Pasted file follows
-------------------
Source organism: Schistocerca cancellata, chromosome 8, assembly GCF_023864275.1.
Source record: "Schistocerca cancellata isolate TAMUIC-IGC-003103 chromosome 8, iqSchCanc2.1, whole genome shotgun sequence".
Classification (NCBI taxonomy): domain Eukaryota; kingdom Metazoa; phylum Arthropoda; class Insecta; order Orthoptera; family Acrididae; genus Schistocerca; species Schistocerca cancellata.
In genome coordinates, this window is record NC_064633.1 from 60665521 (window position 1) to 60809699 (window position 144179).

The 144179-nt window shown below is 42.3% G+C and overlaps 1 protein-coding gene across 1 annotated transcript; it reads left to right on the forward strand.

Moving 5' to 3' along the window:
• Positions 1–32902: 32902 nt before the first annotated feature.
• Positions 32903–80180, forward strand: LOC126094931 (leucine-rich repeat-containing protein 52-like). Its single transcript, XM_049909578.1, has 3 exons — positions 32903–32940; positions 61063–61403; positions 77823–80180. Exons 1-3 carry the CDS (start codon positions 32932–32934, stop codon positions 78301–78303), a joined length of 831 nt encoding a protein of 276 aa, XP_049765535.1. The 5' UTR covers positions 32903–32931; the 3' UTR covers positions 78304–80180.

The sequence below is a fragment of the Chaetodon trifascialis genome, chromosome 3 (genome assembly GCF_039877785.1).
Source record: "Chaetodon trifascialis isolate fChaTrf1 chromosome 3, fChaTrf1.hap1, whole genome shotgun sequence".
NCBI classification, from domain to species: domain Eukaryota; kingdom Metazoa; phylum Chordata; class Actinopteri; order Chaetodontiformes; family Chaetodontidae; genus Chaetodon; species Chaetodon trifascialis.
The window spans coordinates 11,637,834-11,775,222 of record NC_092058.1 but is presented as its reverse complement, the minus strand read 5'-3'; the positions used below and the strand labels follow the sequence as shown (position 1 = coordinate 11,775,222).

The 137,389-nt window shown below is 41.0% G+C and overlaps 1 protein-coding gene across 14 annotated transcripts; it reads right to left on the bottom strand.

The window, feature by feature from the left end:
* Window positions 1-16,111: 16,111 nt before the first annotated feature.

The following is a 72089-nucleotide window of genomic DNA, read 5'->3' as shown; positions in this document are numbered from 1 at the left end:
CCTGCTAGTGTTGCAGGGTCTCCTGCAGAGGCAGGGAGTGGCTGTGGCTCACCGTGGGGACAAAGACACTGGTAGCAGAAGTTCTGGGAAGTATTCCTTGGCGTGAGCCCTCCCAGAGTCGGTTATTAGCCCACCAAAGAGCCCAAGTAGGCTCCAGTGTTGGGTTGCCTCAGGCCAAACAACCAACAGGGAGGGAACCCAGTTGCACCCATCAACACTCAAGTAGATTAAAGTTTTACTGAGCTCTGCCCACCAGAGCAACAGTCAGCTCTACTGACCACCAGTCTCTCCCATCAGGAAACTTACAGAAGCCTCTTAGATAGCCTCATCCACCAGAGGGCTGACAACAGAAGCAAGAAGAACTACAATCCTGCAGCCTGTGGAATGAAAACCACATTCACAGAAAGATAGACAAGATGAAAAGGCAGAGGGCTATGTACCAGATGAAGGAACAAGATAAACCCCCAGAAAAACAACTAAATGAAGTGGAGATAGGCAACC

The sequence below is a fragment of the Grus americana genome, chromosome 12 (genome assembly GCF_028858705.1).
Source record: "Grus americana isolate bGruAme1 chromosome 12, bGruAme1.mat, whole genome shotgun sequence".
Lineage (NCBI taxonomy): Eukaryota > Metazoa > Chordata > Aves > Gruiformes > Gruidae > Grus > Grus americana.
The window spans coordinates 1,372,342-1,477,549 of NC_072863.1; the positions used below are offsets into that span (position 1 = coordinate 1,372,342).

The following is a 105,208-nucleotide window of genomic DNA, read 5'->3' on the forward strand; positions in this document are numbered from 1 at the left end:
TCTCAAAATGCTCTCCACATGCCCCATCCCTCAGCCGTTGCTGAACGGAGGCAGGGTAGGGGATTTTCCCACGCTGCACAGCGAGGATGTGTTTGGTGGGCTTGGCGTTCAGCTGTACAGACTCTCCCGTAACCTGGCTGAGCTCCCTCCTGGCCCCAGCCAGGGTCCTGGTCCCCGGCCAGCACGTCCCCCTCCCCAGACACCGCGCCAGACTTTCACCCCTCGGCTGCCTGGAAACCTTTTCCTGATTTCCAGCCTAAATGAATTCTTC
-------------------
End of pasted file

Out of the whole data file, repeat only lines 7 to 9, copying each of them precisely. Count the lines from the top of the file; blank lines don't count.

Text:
• Positions 1–32902: 32902 nt before the first annotated feature.
• Positions 32903–80180, forward strand: LOC126094931 (leucine-rich repeat-containing protein 52-like). Its single transcript, XM_049909578.1, has 3 exons — positions 32903–32940; positions 61063–61403; positions 77823–80180. Exons 1-3 carry the CDS (start codon positions 32932–32934, stop codon positions 78301–78303), a joined length of 831 nt encoding a protein of 276 aa, XP_049765535.1. The 5' UTR covers positions 32903–32931; the 3' UTR covers positions 78304–80180.

The sequence below is a fragment of the Chaetodon trifascialis genome, chromosome 3 (genome assembly GCF_039877785.1).